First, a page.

Similar to the above method, but with salt. Salt creates an unpleasant environment for the fungus since it has strong antibacterial and antifungal properties.

Find a container/bucket of some kind big enough to put your feet into.

Mix together:

  • 2 teaspoons of salt per 2 cups (or roughly 500ml) of warm water

To use:

Again, do this for 15 twice a day or 30 minutes once a day and repeat until the problem clears up.

antifungal spray for athlete's foot

No. 3 – Anti-Fungal Spray

There are several ways to do this so I will just list a couple. These are great to use when you’re going to and coming back from a visit to a public place. For example a public pool, the gym, a long foot-sweat-inducing walk or simply as a preventative.

Vodka and Tea Tree Spray

Mix together:

  • ¼ cup Vodka (works as an antiseptic which kills bacteria).
  • 3 or 4 drops of Tea Tree Oil (a potent antibacterial and antifungal).

Add to a glass spray bottle and ta-da – it’s done.

To use: 

Spray onto the bottom of your feet and in between toes. Allow to air dry before putting socks or shoes on.

witch hazel

Witch Hazel Spray

You can combine an anti-fungal essential oil such as:

  • tea tree (very well known for combating athlete’s foot)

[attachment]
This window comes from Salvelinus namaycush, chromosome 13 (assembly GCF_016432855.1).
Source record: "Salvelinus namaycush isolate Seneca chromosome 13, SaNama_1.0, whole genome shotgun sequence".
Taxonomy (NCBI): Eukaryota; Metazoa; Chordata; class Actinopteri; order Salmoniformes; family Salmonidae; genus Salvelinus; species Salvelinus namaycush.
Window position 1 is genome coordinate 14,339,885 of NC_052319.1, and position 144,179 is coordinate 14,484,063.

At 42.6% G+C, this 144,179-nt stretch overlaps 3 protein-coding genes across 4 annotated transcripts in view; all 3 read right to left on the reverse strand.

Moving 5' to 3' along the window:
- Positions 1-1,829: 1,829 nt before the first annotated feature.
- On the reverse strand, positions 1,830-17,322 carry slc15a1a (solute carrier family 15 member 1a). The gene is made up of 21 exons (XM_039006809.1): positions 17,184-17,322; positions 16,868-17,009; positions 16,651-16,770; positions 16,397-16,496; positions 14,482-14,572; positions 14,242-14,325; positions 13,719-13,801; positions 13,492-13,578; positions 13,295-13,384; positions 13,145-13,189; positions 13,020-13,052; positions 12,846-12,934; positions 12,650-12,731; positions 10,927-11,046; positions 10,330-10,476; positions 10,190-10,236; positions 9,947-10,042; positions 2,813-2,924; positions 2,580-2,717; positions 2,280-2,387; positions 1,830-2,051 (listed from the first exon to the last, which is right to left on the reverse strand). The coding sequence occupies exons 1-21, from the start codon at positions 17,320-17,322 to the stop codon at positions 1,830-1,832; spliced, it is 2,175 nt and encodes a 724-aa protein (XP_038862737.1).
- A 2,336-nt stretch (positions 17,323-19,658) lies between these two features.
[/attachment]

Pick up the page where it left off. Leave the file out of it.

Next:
• lavender
  • eucalyptus
  • oregano
  • rosemary
  • geranium
  • or thyme with witch hazel to create a cleansing, healing astringent.

Mix together:

Simply get a small spray bottle and combine:

  • ¼ cup witch hazel (or less, depending on how much you want to make)
  • 3-4 drops of your chosen essential oil

To use:

Spray this onto your feet/toes and allow to air dry. Another option is to apply this straight with a cotton ball.

Use this as often as you wish until the infection is gone. You can also use it as a preventative.

Alternatively, you can make a 1:1:1 ratio of witch hazel, apple cider vinegar and aloe vera plus the essential oil and add to a spray bottle.

We also stock aloe vera gel with tea tree that you could use alone, or combine with the above recipe.

antifungal powder for athlete's foot

No. 4 – Antifungal Powder

The power of baking soda (aka bicarbonate of soda) and cornstarch come into their own here. Both of these deprive the fungus of the moisture it craves to grow and spread.

Baking Soda is wonderfully effective as foot powder, but also a shoe deodorizer too. Since baking soda is alkaline, the acidic sweat is neutralized and the fungal and bacterial spores will not be able to grow.

Corn Starch (or Arrowroot Powder) is an exceedingly absorbent powder that absorbs moisture, especially that which is left behind by your sweaty feet! A dry environment is a great preventative and treatment since it is much less friendly to bacteria and fungus.

Anti-fungal Foot Powder

Choose your combination of antibacterial/antifungal essential oils, such as

Tea Tree Oil + Eucalyptus Oil + Peppermint Oil

Lavender + Peppermint + Eucalyptus

Tea Tree + Lavender

Etc. Etc.

To make:

Simply mix the following ingredients together in a shaker jar: